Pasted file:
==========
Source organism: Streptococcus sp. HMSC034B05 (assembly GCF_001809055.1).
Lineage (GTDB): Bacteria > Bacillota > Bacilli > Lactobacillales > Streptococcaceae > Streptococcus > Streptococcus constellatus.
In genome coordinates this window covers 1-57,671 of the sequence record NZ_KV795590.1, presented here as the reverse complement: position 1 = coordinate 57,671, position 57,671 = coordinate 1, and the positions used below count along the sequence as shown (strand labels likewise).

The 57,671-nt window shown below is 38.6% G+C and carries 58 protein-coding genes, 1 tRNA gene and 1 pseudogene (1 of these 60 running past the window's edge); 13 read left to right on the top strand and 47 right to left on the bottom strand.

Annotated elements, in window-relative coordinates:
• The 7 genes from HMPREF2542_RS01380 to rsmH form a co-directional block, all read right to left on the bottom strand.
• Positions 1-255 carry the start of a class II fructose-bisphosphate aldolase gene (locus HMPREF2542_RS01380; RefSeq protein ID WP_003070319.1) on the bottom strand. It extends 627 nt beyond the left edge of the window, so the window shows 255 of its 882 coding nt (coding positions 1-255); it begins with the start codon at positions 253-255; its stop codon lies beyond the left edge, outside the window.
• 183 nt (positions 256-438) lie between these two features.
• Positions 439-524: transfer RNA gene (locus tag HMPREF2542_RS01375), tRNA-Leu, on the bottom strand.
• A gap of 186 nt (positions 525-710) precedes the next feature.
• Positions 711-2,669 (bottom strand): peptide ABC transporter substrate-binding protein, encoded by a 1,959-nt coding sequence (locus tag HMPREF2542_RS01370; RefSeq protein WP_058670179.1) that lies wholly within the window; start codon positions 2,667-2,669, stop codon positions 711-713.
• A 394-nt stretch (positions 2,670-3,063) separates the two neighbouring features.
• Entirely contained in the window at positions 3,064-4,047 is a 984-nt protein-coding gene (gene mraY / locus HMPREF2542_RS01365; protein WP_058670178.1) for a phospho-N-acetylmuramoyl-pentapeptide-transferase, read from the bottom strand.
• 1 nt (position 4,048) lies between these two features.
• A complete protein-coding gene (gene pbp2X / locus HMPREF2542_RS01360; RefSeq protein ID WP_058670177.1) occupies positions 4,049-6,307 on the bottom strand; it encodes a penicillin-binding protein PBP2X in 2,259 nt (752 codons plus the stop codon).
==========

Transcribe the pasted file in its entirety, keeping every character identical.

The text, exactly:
Source organism: Streptococcus sp. HMSC034B05 (assembly GCF_001809055.1).
Lineage (GTDB): Bacteria > Bacillota > Bacilli > Lactobacillales > Streptococcaceae > Streptococcus > Streptococcus constellatus.
In genome coordinates this window covers 1-57,671 of the sequence record NZ_KV795590.1, presented here as the reverse complement: position 1 = coordinate 57,671, position 57,671 = coordinate 1, and the positions used below count along the sequence as shown (strand labels likewise).

The 57,671-nt window shown below is 38.6% G+C and carries 58 protein-coding genes, 1 tRNA gene and 1 pseudogene (1 of these 60 running past the window's edge); 13 read left to right on the top strand and 47 right to left on the bottom strand.

Annotated elements, in window-relative coordinates:
• The 7 genes from HMPREF2542_RS01380 to rsmH form a co-directional block, all read right to left on the bottom strand.
• Positions 1-255 carry the start of a class II fructose-bisphosphate aldolase gene (locus HMPREF2542_RS01380; RefSeq protein ID WP_003070319.1) on the bottom strand. It extends 627 nt beyond the left edge of the window, so the window shows 255 of its 882 coding nt (coding positions 1-255); it begins with the start codon at positions 253-255; its stop codon lies beyond the left edge, outside the window.
• 183 nt (positions 256-438) lie between these two features.
• Positions 439-524: transfer RNA gene (locus tag HMPREF2542_RS01375), tRNA-Leu, on the bottom strand.
• A gap of 186 nt (positions 525-710) precedes the next feature.
• Positions 711-2,669 (bottom strand): peptide ABC transporter substrate-binding protein, encoded by a 1,959-nt coding sequence (locus tag HMPREF2542_RS01370; RefSeq protein WP_058670179.1) that lies wholly within the window; start codon positions 2,667-2,669, stop codon positions 711-713.
• A 394-nt stretch (positions 2,670-3,063) separates the two neighbouring features.
• Entirely contained in the window at positions 3,064-4,047 is a 984-nt protein-coding gene (gene mraY / locus HMPREF2542_RS01365; protein WP_058670178.1) for a phospho-N-acetylmuramoyl-pentapeptide-transferase, read from the bottom strand.
• 1 nt (position 4,048) lies between these two features.
• A complete protein-coding gene (gene pbp2X / locus HMPREF2542_RS01360; RefSeq protein ID WP_058670177.1) occupies positions 4,049-6,307 on the bottom strand; it encodes a penicillin-binding protein PBP2X in 2,259 nt (752 codons plus the stop codon).